Okt 31, 2012

A Thread on "Poet's Work"



DE— I also love how Niedecker's poem wants us to work as readers. We are pushed to do this through the line breaks, the spare meter, and words like "trade" and "condensery"



DE— What's intriguing for me is how a Dickinson poem almost immediately announces that it demands work: its hyphenated form, its capitalizations, its weird merging of the abstract (Possibility) and the concrete (House). But in Niedecker it's different. I have to admit that I was surprised to find Niedecker's "Grandfather advised me" among our poems for discussion because I remember reading it before and passing it over quickly because I thought I already understood it. But the threads here are amazing, and I discovered that, yes, I was young and lazy and now I have to put in more hours in this condensery! But what happy work.









AN— i like this reading about lorine niedecker/emily dickinson being somehow restrictive, selective. that desk does seem very forbidding, unlike the outdoors of whitman.

DE—Agreed. The conversation with the Grandfather also sounds locked (though visible): a long-standing argument with the dead and dying (but great/grand). Niedecker knows exactly where she is, what she wants to do. In this little diamond of a poem, she shows us the position of the poet, what it means to be a poet. But how about us readers? Where does this leave us? What is expected of us? I wish there was also a close reading of the poem toward this direction, and I believe it would be fruitful based on the following possible entrances:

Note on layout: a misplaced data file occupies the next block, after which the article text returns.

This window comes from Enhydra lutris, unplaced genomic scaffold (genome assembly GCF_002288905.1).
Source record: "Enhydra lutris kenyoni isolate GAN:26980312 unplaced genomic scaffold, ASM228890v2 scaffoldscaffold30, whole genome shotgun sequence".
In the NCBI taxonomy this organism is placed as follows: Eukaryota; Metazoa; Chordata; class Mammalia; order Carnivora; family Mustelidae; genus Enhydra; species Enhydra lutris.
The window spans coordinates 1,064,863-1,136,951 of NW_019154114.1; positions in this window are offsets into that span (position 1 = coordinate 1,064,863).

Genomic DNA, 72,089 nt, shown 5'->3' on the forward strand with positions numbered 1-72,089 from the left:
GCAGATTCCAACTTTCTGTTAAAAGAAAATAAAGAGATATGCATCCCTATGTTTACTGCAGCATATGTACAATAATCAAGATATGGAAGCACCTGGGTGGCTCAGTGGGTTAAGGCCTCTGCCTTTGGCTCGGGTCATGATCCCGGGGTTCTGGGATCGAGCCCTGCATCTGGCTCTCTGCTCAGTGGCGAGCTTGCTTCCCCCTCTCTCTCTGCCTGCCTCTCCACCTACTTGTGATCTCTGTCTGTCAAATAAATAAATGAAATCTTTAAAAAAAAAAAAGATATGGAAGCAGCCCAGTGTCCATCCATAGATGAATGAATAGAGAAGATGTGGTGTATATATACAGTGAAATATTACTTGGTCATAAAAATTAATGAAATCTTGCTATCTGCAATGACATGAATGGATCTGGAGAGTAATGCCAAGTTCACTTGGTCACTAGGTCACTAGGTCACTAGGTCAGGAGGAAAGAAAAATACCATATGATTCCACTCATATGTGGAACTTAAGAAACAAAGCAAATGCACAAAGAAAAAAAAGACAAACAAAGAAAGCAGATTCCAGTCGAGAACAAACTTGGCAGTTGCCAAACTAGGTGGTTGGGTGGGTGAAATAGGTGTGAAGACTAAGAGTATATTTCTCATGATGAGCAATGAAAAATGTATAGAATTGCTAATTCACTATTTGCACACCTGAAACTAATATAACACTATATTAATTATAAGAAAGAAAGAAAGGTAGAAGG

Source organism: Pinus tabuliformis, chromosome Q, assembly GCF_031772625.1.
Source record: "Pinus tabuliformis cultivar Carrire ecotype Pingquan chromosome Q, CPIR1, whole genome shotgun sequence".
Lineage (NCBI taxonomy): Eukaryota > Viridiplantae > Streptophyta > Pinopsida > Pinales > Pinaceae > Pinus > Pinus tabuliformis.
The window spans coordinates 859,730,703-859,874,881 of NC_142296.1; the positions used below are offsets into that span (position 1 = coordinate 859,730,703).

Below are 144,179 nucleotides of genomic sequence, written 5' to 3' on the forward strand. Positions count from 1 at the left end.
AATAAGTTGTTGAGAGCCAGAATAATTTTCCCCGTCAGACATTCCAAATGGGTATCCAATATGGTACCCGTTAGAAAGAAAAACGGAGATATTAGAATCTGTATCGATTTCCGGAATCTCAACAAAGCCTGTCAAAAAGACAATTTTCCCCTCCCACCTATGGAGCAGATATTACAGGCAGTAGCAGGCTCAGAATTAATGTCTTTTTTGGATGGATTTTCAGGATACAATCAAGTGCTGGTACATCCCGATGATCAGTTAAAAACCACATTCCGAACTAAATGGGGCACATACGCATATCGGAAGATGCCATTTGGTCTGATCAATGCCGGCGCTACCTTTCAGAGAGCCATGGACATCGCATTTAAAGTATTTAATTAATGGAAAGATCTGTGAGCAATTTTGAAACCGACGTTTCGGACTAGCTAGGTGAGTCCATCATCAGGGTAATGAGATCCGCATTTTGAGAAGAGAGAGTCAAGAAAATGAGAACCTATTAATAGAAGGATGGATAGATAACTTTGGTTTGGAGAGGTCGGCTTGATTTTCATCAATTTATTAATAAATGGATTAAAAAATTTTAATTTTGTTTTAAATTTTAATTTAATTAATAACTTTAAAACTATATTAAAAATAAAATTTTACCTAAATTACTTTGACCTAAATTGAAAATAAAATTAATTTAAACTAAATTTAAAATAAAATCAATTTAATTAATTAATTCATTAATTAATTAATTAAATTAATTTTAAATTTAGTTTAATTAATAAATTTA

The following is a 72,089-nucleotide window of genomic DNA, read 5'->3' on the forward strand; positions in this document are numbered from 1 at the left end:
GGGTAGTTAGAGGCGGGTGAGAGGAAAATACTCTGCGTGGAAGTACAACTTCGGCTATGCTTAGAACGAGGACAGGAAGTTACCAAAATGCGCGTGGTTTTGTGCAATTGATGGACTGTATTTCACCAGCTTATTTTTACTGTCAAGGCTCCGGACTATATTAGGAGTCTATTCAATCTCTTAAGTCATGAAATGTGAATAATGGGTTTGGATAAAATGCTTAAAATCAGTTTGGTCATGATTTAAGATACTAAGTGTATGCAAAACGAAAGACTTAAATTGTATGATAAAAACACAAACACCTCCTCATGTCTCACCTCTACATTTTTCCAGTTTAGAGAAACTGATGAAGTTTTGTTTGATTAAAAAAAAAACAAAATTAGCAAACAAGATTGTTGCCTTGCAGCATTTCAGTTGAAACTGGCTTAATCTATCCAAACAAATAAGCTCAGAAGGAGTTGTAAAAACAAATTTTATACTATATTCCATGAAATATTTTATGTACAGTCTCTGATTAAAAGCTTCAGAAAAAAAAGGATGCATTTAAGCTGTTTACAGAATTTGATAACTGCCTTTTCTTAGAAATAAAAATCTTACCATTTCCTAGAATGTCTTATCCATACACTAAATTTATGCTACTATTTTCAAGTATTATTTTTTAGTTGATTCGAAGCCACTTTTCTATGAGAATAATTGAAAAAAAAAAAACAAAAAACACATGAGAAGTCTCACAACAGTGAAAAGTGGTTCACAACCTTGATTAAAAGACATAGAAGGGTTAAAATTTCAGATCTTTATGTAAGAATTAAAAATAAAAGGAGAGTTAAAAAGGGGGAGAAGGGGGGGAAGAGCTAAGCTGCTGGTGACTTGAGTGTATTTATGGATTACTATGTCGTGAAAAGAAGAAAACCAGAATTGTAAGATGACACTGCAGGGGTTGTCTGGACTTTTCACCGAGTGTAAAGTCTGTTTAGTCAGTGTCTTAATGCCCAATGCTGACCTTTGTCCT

1: Condensery does sound like a factory. The desk has more than one side. Are these possible set-ups for a consumer? A consulting client?

2: No lay-off. It has been explained that she employs herself. We could extend this to the point that she also consumes herself. Maybe it is not so solipsistic. What if "No lay-off" also asserts belief in an inexhaustible demand for what poetry offers?

3: The Grandfather as the first (and ultimate) reader.

3 komento:

Susan Scheid ayon kay ...

Ah, Dennis, how lovely to come back here to be reminded of Niedecker's condensery, that "little diamond of a poem," as you so aptly say. And I loved this, too, about your own experience of coming back to the poem: "But what happy work." I didn't know the poem until the class, and I wasn't sure what to make of it at first. I've found, since, that I keep coming back to that crystalline image of hers. I love your questioning about where we are as readers in relation to the poem, particularly this: “What if "No lay-off" also asserts belief in an inexhaustible demand for what poetry offers?”

PS: don't feel obligated in the least on this, but I've woven in a bit of Wallace Stevens in on the current post on my own blog. Nothing intelligent, like yours, just words, photos, and music. But perhaps fun. The link is here.

Dennis Aguinaldo ayon kay ...

Fun, truly! Dropped in and enjoyed myself, Susan!

Elizabeth ayon kay ...

First, I want to say I really enjoyed reading this, and other English sections of your blog.

Second, I would like to invite you and Genevieve to join a close reading blog that I am setting up, to continue discussing poetry beyond the end of ModPo. Would you be interested? You can contact me with a private Facebook message. I'm in the membership list on the Facebook group.